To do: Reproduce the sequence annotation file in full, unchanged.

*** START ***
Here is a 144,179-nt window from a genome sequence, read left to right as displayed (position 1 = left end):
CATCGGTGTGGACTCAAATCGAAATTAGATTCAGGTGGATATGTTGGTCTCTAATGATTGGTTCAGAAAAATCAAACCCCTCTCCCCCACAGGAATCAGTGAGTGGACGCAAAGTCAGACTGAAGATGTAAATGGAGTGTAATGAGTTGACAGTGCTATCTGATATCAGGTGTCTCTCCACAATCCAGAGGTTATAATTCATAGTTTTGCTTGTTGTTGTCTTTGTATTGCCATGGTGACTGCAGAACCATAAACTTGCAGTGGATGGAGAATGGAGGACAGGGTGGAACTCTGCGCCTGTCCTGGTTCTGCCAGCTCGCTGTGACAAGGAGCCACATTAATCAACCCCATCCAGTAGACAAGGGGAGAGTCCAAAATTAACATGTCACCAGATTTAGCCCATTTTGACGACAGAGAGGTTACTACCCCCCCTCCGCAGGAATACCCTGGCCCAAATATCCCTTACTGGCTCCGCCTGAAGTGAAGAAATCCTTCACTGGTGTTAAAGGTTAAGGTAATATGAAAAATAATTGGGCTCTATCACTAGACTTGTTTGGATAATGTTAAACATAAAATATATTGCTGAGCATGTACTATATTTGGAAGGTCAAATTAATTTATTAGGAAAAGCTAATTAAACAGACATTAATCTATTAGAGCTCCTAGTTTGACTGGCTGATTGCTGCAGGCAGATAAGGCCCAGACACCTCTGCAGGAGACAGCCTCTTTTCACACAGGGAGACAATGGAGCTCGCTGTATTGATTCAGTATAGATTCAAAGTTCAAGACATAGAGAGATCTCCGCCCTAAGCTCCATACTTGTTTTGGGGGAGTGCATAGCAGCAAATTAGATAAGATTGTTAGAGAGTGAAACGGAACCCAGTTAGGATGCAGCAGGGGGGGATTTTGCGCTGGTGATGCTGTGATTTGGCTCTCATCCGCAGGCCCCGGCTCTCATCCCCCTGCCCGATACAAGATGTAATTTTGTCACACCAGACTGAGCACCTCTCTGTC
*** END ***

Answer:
Here is a 144,179-nt window from a genome sequence, read left to right as displayed (position 1 = left end):
CATCGGTGTGGACTCAAATCGAAATTAGATTCAGGTGGATATGTTGGTCTCTAATGATTGGTTCAGAAAAATCAAACCCCTCTCCCCCACAGGAATCAGTGAGTGGACGCAAAGTCAGACTGAAGATGTAAATGGAGTGTAATGAGTTGACAGTGCTATCTGATATCAGGTGTCTCTCCACAATCCAGAGGTTATAATTCATAGTTTTGCTTGTTGTTGTCTTTGTATTGCCATGGTGACTGCAGAACCATAAACTTGCAGTGGATGGAGAATGGAGGACAGGGTGGAACTCTGCGCCTGTCCTGGTTCTGCCAGCTCGCTGTGACAAGGAGCCACATTAATCAACCCCATCCAGTAGACAAGGGGAGAGTCCAAAATTAACATGTCACCAGATTTAGCCCATTTTGACGACAGAGAGGTTACTACCCCCCCTCCGCAGGAATACCCTGGCCCAAATATCCCTTACTGGCTCCGCCTGAAGTGAAGAAATCCTTCACTGGTGTTAAAGGTTAAGGTAATATGAAAAATAATTGGGCTCTATCACTAGACTTGTTTGGATAATGTTAAACATAAAATATATTGCTGAGCATGTACTATATTTGGAAGGTCAAATTAATTTATTAGGAAAAGCTAATTAAACAGACATTAATCTATTAGAGCTCCTAGTTTGACTGGCTGATTGCTGCAGGCAGATAAGGCCCAGACACCTCTGCAGGAGACAGCCTCTTTTCACACAGGGAGACAATGGAGCTCGCTGTATTGATTCAGTATAGATTCAAAGTTCAAGACATAGAGAGATCTCCGCCCTAAGCTCCATACTTGTTTTGGGGGAGTGCATAGCAGCAAATTAGATAAGATTGTTAGAGAGTGAAACGGAACCCAGTTAGGATGCAGCAGGGGGGGATTTTGCGCTGGTGATGCTGTGATTTGGCTCTCATCCGCAGGCCCCGGCTCTCATCCCCCTGCCCGATACAAGATGTAATTTTGTCACACCAGACTGAGCACCTCTCTGTC